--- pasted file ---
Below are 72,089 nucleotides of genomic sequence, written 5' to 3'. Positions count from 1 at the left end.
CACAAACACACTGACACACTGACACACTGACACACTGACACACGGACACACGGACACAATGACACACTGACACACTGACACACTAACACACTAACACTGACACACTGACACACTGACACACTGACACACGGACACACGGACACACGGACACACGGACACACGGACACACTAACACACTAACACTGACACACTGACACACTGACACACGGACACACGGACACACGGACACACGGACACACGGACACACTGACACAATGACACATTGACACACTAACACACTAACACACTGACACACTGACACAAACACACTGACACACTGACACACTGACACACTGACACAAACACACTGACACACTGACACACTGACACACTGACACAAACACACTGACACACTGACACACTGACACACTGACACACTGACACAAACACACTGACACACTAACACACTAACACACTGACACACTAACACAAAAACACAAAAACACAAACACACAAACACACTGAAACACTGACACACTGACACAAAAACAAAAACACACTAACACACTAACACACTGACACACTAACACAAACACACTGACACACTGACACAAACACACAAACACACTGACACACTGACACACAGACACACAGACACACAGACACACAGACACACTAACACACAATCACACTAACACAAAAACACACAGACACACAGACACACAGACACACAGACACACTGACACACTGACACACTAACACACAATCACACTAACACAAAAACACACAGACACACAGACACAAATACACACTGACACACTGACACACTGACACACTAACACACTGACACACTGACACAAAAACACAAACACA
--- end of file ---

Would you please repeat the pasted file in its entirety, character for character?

Below are 72,089 nucleotides of genomic sequence, written 5' to 3'. Positions count from 1 at the left end.
CACAAACACACTGACACACTGACACACTGACACACTGACACACGGACACACGGACACAATGACACACTGACACACTGACACACTAACACACTAACACTGACACACTGACACACTGACACACTGACACACGGACACACGGACACACGGACACACGGACACACGGACACACTAACACACTAACACTGACACACTGACACACTGACACACGGACACACGGACACACGGACACACGGACACACGGACACACTGACACAATGACACATTGACACACTAACACACTAACACACTGACACACTGACACAAACACACTGACACACTGACACACTGACACACTGACACAAACACACTGACACACTGACACACTGACACACTGACACAAACACACTGACACACTGACACACTGACACACTGACACACTGACACAAACACACTGACACACTAACACACTAACACACTGACACACTAACACAAAAACACAAAAACACAAACACACAAACACACTGAAACACTGACACACTGACACAAAAACAAAAACACACTAACACACTAACACACTGACACACTAACACAAACACACTGACACACTGACACAAACACACAAACACACTGACACACTGACACACAGACACACAGACACACAGACACACAGACACACTAACACACAATCACACTAACACAAAAACACACAGACACACAGACACACAGACACACAGACACACTGACACACTGACACACTAACACACAATCACACTAACACAAAAACACACAGACACACAGACACAAATACACACTGACACACTGACACACTGACACACTAACACACTGACACACTGACACAAAAACACAAACACA